In a letter yesterday, Montana’s only Congressional Representative urged Gov. Jay Inslee not to let the proposed Gateway Pacific Terminal “become the next Keystone XL pipeline.”
Republican U.S. Rep. Ryan Zinke asked Inslee to help finish the permitting process for the Cherry Point coal terminal and support involving members of Crow Nation, a Montana tribe, in talks with the U.S. Army Corps of Engineers about the project’s fate.
“As you are surely aware, Montana and the people of the Crow Nation are eagerly awaiting the approval of the Gateway Pacific Terminal (GPT),” the letter reads. “Although project organizers submitted their application more than two years ago, a draft Environmental Impact Statement (EIS) has yet to be released.”
As Ralph Schwartz reported in this March 23 story, Crow Chairman Darrin Old Coyote wrote to the Corps in January, asking the federal agency to hold a meeting between their tribe, which hopes to mine coal on its reservation and ship it to foreign markets, and Lummi Nation, which has fished the waters off Cherry Point for centuries and is opposed to the terminal.
Sign Up and Save
Get six months of free digital access to The Bellingham Herald
The Crow letter was sent in response to a Jan. 5 request from Lummi Nation to the Corps, asking the agency to reject the terminal because it interfered with the Lummis’ ancient fishing practices, which were reinforced in U.S. law by an 1855 treaty.
“The Crow Nation has been mining coal on its reservation lands for over 40 years,” Zinke’s letter states. “Montana has more than 30 percent of the nation’s recoverable coal reserves – enough to power America for 250 years – and the tribe currently sits on an estimated 9 billion tons of coal. However, due to transportation challenges, they have not been able to move coal to the market and actualize on their energy potential. Fully tapping into one of the largest coal reserves in the nation would provide vital opportunities for economic growth for the Crow people and the people of Washington state.”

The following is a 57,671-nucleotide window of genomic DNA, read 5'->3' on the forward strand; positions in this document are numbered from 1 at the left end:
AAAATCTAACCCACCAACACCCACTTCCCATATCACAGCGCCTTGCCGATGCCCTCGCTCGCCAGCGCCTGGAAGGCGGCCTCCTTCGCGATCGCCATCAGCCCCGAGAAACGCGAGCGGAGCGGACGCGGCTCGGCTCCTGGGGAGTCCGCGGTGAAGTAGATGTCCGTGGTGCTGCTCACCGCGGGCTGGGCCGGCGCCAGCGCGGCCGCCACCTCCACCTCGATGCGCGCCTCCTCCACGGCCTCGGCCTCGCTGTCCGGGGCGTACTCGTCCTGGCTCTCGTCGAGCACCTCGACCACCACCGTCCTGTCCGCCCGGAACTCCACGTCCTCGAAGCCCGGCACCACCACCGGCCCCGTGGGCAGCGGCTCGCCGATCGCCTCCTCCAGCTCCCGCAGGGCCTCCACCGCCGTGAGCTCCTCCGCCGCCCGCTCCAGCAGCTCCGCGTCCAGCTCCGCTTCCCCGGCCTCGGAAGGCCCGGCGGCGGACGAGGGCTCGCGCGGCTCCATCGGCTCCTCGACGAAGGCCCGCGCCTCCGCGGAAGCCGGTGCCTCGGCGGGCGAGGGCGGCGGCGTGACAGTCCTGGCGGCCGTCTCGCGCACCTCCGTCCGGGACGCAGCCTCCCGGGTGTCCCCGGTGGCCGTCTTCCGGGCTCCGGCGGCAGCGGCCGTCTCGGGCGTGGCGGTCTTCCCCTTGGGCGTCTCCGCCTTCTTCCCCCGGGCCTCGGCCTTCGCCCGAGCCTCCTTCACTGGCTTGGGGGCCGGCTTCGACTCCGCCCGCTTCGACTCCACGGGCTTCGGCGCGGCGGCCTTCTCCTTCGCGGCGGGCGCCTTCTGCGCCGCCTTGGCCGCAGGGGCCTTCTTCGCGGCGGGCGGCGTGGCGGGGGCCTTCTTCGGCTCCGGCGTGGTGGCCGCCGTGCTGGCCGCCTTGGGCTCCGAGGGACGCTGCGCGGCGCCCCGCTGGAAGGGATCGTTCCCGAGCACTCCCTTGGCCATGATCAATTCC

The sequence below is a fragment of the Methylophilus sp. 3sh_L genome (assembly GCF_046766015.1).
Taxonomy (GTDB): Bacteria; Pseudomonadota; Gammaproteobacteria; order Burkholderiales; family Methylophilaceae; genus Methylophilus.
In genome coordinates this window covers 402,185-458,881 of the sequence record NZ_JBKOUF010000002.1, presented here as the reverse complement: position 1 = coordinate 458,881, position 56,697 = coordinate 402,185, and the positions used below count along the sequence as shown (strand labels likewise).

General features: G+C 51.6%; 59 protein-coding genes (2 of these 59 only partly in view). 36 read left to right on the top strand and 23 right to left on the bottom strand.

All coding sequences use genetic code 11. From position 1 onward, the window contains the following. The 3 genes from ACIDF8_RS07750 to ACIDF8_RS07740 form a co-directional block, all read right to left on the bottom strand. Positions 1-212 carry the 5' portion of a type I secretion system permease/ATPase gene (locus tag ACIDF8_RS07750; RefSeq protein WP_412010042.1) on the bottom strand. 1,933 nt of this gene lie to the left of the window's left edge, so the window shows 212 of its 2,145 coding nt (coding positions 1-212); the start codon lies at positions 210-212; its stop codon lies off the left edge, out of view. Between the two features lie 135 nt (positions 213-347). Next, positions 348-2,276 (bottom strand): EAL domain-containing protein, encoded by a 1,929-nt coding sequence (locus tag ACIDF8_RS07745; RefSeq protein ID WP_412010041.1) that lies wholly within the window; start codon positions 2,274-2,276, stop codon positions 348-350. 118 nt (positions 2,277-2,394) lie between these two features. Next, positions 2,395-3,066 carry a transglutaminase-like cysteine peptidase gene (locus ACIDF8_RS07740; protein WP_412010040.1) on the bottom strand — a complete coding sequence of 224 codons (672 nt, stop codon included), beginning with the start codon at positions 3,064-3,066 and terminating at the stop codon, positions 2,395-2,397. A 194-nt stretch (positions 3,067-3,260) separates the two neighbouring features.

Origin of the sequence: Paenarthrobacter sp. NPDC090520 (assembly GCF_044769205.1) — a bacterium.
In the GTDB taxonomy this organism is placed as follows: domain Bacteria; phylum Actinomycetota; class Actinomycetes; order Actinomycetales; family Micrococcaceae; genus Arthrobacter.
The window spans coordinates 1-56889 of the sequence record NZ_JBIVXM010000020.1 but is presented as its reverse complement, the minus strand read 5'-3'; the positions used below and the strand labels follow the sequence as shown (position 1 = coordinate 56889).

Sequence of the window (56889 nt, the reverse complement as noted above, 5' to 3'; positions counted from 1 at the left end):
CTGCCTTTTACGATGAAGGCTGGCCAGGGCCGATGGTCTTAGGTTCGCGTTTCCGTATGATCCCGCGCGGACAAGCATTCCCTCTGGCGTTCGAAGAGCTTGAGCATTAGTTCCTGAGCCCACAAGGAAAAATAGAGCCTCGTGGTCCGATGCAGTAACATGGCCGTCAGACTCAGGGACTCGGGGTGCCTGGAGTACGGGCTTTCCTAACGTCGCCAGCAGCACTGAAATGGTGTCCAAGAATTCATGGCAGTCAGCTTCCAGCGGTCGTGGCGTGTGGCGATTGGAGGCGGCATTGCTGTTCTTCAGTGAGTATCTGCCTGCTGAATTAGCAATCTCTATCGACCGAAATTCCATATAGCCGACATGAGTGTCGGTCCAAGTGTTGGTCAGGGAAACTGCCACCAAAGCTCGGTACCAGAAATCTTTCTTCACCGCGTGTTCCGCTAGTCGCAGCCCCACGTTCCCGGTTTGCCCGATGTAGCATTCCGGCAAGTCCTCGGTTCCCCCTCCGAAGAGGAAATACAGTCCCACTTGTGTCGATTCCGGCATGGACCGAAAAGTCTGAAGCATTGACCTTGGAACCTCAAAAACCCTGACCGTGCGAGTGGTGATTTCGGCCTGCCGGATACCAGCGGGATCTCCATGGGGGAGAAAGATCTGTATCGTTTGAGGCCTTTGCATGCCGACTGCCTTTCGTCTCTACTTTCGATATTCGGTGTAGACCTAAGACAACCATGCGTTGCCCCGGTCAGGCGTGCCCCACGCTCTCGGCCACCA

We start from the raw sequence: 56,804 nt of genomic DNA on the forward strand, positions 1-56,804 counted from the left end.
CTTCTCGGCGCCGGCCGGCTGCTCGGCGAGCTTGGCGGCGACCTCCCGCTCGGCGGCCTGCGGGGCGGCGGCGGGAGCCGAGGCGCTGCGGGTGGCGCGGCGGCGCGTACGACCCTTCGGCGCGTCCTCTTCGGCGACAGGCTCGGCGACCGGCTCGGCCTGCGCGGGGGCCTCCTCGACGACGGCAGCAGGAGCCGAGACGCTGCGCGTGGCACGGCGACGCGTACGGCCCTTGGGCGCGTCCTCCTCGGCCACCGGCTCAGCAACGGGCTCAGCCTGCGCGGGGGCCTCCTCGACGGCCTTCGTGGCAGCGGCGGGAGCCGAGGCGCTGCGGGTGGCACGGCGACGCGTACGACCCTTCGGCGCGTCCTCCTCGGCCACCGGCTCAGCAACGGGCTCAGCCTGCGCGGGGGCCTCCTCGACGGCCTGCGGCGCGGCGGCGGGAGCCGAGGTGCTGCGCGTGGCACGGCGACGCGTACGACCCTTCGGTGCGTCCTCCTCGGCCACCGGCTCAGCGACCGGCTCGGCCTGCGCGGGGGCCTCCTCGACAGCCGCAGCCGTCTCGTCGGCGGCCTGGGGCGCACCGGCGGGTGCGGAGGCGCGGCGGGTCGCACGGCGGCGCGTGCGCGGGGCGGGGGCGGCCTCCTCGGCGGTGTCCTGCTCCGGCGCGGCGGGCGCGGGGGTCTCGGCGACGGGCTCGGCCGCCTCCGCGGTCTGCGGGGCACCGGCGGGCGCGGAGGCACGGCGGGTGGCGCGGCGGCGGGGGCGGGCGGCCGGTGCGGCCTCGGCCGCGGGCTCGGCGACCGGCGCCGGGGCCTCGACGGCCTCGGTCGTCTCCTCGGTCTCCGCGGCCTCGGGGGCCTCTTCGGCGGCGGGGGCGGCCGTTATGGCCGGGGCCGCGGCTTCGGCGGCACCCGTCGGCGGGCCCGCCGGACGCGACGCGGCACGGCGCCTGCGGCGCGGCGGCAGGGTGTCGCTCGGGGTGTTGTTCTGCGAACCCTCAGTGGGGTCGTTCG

In March, Corps spokeswoman Patricia Graesser told The Bellingham Herald via email that, “The Corps wouldn’t be the appropriate agency to facilitate such a meeting,” between the tribes.
The Lummis have hosted the Crow at Cherry Point and have told the Montana tribe about the anticipated disruptions to Puget Sound fishing areas, Lummi Chairman Tim Ballew said in March.
“As the EIS process continues, I respectfully ask that you assist with the completion of the draft and permitting process for the terminal. I also request you support the Crow’s involvement in discussions about the fate of the GPT with the U.S. Army Corps of Engineers and Washington-based tribes,” Zinke said in the letter to Inslee. “I cannot stress enough how access to this terminal will revitalize the Crow Nation and empower thousands of its members who remain unemployed. I urge you, Governor: Please do not let the GPT infrastructure project become the next Keystone XL pipeline.”
Specifically, that means not letting the project “suffer the same bureaucratic fate as the Keystone XL,” according to an announcement on Zinke’s website.
The full letter can be read here.